Could This Be the Answer to AFib, NAFLD and Other Diseases?

  • CoQ10 is the third-most consumed supplement, after fish oil and multivitamins
  • CoQ10 keeps your mitochondria healthy and plays a crucial role in the production of ATP, the cellular energy required to keep you alive
  • CoQ10 deficiencies have been linked to many health problems, including migraines, heart disease and cancer
  • Conversely, supplementing with CoQ10, or the natural form called ubiquinol, may help improve several chronic health conditions such as AFib, NAFLD and heart failure

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Butterbur to the Migraine Rescue

I wouldn’t say I’m over the hill yet — but I’ve definitely made the difficult transition from “floor model” to “antique.” And as I’ve added a small army of candles to my birthday cake, I’ve learned to take time to relax and smell the flowers. Continue reading

Six Safe, Natural Solutions for Getting Rid of Migraine Headache Pain

Migraine sufferers are often anxious to rid themselves of the terrible pain characterizing this condition. Health-conscious individuals choose natural treatments to avoid drug side effects. Many migraine sufferers don’t realize the effects certain foods and chemicals may have on their systems, contributing to the development of migraines, or to their resolution. Diet, herbs Continue reading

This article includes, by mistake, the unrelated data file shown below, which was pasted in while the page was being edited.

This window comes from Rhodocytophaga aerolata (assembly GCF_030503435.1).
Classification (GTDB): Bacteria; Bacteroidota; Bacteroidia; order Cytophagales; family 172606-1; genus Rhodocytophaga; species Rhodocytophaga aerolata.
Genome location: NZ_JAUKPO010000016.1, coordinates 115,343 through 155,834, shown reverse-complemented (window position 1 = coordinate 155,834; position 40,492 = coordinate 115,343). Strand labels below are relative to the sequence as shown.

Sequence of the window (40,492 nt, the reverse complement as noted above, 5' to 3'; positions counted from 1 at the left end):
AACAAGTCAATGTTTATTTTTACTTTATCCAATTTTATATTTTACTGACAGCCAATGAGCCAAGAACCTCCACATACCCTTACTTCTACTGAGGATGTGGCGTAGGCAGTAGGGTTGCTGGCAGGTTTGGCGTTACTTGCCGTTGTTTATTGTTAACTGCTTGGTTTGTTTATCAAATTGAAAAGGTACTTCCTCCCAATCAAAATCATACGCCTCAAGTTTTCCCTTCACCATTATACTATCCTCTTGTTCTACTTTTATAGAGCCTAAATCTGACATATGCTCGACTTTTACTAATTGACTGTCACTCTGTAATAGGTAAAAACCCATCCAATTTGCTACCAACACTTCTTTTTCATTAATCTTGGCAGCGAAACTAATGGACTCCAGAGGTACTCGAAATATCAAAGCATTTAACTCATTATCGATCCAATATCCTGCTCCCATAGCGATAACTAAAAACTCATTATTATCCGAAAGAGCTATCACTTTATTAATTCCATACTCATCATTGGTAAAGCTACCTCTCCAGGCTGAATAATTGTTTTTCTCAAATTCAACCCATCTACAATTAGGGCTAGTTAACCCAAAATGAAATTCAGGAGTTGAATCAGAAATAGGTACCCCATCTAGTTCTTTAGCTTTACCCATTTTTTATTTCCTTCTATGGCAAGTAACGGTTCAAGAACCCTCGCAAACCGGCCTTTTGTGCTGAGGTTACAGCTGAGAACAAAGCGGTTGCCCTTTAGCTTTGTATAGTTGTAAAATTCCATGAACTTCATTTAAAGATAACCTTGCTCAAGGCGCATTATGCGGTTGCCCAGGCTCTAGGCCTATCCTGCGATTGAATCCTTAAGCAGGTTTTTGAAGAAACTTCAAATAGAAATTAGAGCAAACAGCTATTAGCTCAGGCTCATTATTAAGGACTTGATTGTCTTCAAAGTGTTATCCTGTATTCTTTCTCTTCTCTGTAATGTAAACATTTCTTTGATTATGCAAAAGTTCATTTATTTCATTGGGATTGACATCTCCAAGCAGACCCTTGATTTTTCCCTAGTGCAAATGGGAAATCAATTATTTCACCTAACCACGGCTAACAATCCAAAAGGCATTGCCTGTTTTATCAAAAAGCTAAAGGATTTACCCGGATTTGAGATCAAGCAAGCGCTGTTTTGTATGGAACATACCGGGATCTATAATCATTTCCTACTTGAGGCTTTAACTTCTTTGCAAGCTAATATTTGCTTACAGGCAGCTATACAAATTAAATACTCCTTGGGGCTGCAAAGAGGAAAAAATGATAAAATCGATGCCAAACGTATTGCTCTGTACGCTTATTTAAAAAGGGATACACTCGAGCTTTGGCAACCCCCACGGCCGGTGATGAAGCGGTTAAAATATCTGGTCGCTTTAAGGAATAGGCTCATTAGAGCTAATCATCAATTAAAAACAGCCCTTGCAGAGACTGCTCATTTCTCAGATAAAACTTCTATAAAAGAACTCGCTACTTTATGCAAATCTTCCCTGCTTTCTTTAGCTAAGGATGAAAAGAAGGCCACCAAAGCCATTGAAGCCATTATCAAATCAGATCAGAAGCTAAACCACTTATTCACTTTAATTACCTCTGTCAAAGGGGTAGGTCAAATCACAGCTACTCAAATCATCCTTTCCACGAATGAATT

Discover the Many Uses of Mullein

Mullein, a plant that grows in dry, barren places, has been used for centuries because of its outstanding medicinal qualities. Its healing properties are found in its roots, leaves, and flowers, and it has been effective in treating a variety of health conditions, especially respiratory disorders. Continue reading

Introducing – Feverfew Herb

What Feverfew herb is and what it is used for?Traditionally as a herbal medicine to prevent migraine headaches.

DO NOT USE Feverfew herb if you are taking the following medicines: doxycycline, isotretinoin, rizatriptan, zolmitriptan,  clopidrogel, aspirin, ibuprofen or other nonsteroidal anti-inflammatory drugs.

There is no evidence that Feverfew herb is safe to use during pregnancy and breast-feeding so it should not be taken.

Driving and using machines

No data on the effects on the ability to drive and use machines are available. Make sure you know how it affects you before you drive or use machinery.

How to take Feverfew herb:

You should see your doctor if symptoms worsen or do not improve after 12 weeks.

Long-term Feverfew users who stop treatment suddenly may experience withdrawal symptoms, including rebound headaches, anxiety, insomnia, muscle stiffness and joint pain. Patients on long-term therapy should seek advice from their doctor, pharmacist or healthcare professional before stopping treatment.

Possible side effects:

The following side effects can occur:

Common side-effects (affecting approximately 1 in 20 people)

Abdominal bloating, Indigestion, Heartburn, Digestive upsets such as wind, bloating, nausea, or constipation. If these persist for more than a few days or become troublesome, stop taking the herbal medicine. These common side-effects are often only temporary.

Uncommon side-effects (affecting fewer than 1 in 300 people)

Mouth inflammation or mouth ulcers, Mild allergic skin reactions, itching and/or rash of the skin. Stop taking Feverfew herb immediately if you experience any allergic skin reaction.  Tell your doctor or pharmacist if you experience any other side-effect.